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If $I=[a,b)$ we write $|I|=b-a$ for the length of $I$. Given a theorem of Caratheodory, the tricky part in showing the existence of Lebesgue measure is this:

Lemma If $[0,1)$ is the disjoint union of a countable collection $(I_j)$ of half-open intervals then $\sum_j|I_j|=1$.

It's easy to conclude that this is easier than it really is, if, as for example in Easy proof for existence of Lebesgue-premeasure, one assumes that we can order the $I_j$ in such a way that $I_{j+1}$ lies to the right of $I_j$. The actual arrangement of the $I_j$ within $[0,1)$ can be much more complicated than that. Let's call the failed argument the "naive" proof.

The lemma is more or less Lemma 1.15 in Folland Real Analysis (Folland does it for general Lebesgue-Stieltjes measures). Folland calls the proof "remarkably fussy", which seems right. He says that the reason for the remarkable fussiness is that the arrangement of the intervals within $[0,1)$ can be order-isomorphic to any countable ordinal.

His point is that a countable ordinal can be complicated. I read this comment once and said to myself a countable ordinal is not that bad. In fact one can fix the naive proof, using a simple transfinite induction. (And we don't need to actually mention ordinals per se at all.)

Question Anyone ever seen the proof below?

Proof of the Lemma Given two disjoint intervals $I$ and $J$, write $I<J$ if $x<y$ for every $x\in I$ and $y\in J$.

Suppose that $[0,1)$ is the disjoint union of the half-open intervals $I_j$. First we note that the $I_j$ are well-ordered (under the order on intervals we just defined).

Indeed, if we had a decreasing sequence of $I_j$ they would accumulate at some point $x$. But there exists $k$ so $x\in I_k=[a_k,b_k)$, and hence disjointness shows our sequence of intervals cannot accumulate at $x$ after all.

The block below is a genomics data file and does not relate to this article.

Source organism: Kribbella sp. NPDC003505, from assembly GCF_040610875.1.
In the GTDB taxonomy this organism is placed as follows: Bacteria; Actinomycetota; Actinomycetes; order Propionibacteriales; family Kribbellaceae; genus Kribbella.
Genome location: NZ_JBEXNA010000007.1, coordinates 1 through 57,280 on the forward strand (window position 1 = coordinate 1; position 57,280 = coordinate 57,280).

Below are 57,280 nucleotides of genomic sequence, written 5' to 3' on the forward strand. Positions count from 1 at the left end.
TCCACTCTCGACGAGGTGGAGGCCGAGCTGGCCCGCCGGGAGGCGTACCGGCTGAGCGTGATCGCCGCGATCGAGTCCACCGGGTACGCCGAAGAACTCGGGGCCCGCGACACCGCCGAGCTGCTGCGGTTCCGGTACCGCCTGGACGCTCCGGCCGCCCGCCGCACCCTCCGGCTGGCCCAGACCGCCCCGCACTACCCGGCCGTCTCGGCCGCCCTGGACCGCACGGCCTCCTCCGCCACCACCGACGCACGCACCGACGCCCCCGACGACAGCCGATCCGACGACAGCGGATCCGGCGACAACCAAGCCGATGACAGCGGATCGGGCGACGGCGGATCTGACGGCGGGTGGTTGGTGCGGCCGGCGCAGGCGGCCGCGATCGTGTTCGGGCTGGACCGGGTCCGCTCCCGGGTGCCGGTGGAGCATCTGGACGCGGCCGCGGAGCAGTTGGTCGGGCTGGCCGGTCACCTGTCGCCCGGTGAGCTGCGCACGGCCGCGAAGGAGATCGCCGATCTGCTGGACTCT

Just for the sake of notation, we want there to be a rightmost interval. So add the interval $[1,2)$ to the collection, so now the union is $[0,2)$. The letters $I$ and $J$ will always refer to intervals in our collection.

We claim that for every $J$ we have $$\left|\bigcup_{I\le J}I\right|=\sum_{I\le J}|I|\quad(*).$$

If not, suppose that $J$ is the smallest counterexample: For every $J'<J$, ($*$) holds with $J'$ in place of $J$. Then $$\bigcup_{I<J}I=\bigcup_{J'<J}\left(\bigcup_{I\le J'}I\right),$$so $$\left|\bigcup_{I<J}I\right|=\sup_{J'<J}\left|\bigcup_{I\le J'}I\right| =\sup_{J'<J}\sum_{I\le J'}|I|=\sum_{I<J}|I|,$$and we're done (add $J$ to the union on the left and $|J|$ to the sum on the right).

So ($*$) holds for every $J$, and setting $J=[1,2)$ shows precisely that $\sum|I_j|=1$.

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  • $\begingroup$ Drive-by downvote - one wonders what the problem is... $\endgroup$ – David C. Ullrich Aug 25 '15 at 0:46
  • $\begingroup$ the problem is that he has a much simpler proof than the book and wants to know if he's right . looks ok to me. $\endgroup$ – DanielWainfleet Aug 25 '15 at 1:17
  • $\begingroup$ @user254665 I think you missed who wrote what. I'm the OP and I also wrote that comment. I wasn't wondering what the OP's problem was - got no problem, I know it's right. I got a downvote - I was wondering what problem the downvoter saw here. $\endgroup$ – David C. Ullrich Aug 25 '15 at 1:21
  • $\begingroup$ Nice post. Maybe it would be worthwhile to point out that completeness of $\Bbb{R}$ is used in an essential way to show that your intervals are well-ordered. Because my usual way of showing that "alternative" ways of proving countable additivity do not work is that they do not use completeness and thus would also work for $\Bbb{Q}$ instead of $\Bbb{R}$ (with a suitable interpretation of intervals etc.). $\endgroup$ – PhoemueX Aug 25 '15 at 8:16
  • $\begingroup$ The completeness of $\mathbb{R}$ is used in an essential way to show that your intervals are well-ordered by the order induced by the usual $<$ order in $\mathbb{R}$. HOWEVER, a more subtle question is where after that point in the proof, is it used that the well-ordering is this specific one (induced by by the usual $<$ order in $\mathbb{R}$). In any well-ordering we can add $[1,2)$ to greater than all the other intervals. The answer is: it is used to have that $\bigcup_{I\le J}I$ and $\bigcup_{I< J}I$ are intervals. And that is also key to make the proof work. $\endgroup$ – Ramiro Aug 25 '15 at 23:39

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